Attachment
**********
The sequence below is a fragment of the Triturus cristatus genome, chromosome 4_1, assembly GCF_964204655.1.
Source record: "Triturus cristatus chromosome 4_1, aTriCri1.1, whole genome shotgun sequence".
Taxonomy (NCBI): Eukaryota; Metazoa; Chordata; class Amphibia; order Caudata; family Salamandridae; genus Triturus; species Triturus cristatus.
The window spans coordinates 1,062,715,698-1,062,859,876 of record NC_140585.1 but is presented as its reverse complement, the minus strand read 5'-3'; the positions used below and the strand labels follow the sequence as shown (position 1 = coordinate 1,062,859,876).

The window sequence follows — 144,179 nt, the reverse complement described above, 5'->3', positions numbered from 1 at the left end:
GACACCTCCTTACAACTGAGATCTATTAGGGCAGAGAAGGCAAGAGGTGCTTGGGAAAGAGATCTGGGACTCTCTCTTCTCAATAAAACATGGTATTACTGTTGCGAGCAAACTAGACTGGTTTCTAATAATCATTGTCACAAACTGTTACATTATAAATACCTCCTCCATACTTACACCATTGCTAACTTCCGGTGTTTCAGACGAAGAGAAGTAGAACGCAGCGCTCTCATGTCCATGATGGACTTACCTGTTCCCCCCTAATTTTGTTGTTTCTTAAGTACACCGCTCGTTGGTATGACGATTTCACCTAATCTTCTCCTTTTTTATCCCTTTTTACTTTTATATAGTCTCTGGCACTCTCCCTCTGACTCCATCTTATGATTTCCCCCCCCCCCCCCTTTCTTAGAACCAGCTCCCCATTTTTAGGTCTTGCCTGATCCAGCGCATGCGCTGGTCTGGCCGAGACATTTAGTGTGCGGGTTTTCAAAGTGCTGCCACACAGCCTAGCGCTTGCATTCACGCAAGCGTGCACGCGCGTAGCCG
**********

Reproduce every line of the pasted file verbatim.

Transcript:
The sequence below is a fragment of the Triturus cristatus genome, chromosome 4_1, assembly GCF_964204655.1.
Source record: "Triturus cristatus chromosome 4_1, aTriCri1.1, whole genome shotgun sequence".
Taxonomy (NCBI): Eukaryota; Metazoa; Chordata; class Amphibia; order Caudata; family Salamandridae; genus Triturus; species Triturus cristatus.
The window spans coordinates 1,062,715,698-1,062,859,876 of record NC_140585.1 but is presented as its reverse complement, the minus strand read 5'-3'; the positions used below and the strand labels follow the sequence as shown (position 1 = coordinate 1,062,859,876).

The window sequence follows — 144,179 nt, the reverse complement described above, 5'->3', positions numbered from 1 at the left end:
GACACCTCCTTACAACTGAGATCTATTAGGGCAGAGAAGGCAAGAGGTGCTTGGGAAAGAGATCTGGGACTCTCTCTTCTCAATAAAACATGGTATTACTGTTGCGAGCAAACTAGACTGGTTTCTAATAATCATTGTCACAAACTGTTACATTATAAATACCTCCTCCATACTTACACCATTGCTAACTTCCGGTGTTTCAGACGAAGAGAAGTAGAACGCAGCGCTCTCATGTCCATGATGGACTTACCTGTTCCCCCCTAATTTTGTTGTTTCTTAAGTACACCGCTCGTTGGTATGACGATTTCACCTAATCTTCTCCTTTTTTATCCCTTTTTACTTTTATATAGTCTCTGGCACTCTCCCTCTGACTCCATCTTATGATTTCCCCCCCCCCCCCCTTTCTTAGAACCAGCTCCCCATTTTTAGGTCTTGCCTGATCCAGCGCATGCGCTGGTCTGGCCGAGACATTTAGTGTGCGGGTTTTCAAAGTGCTGCCACACAGCCTAGCGCTTGCATTCACGCAAGCGTGCACGCGCGTAGCCG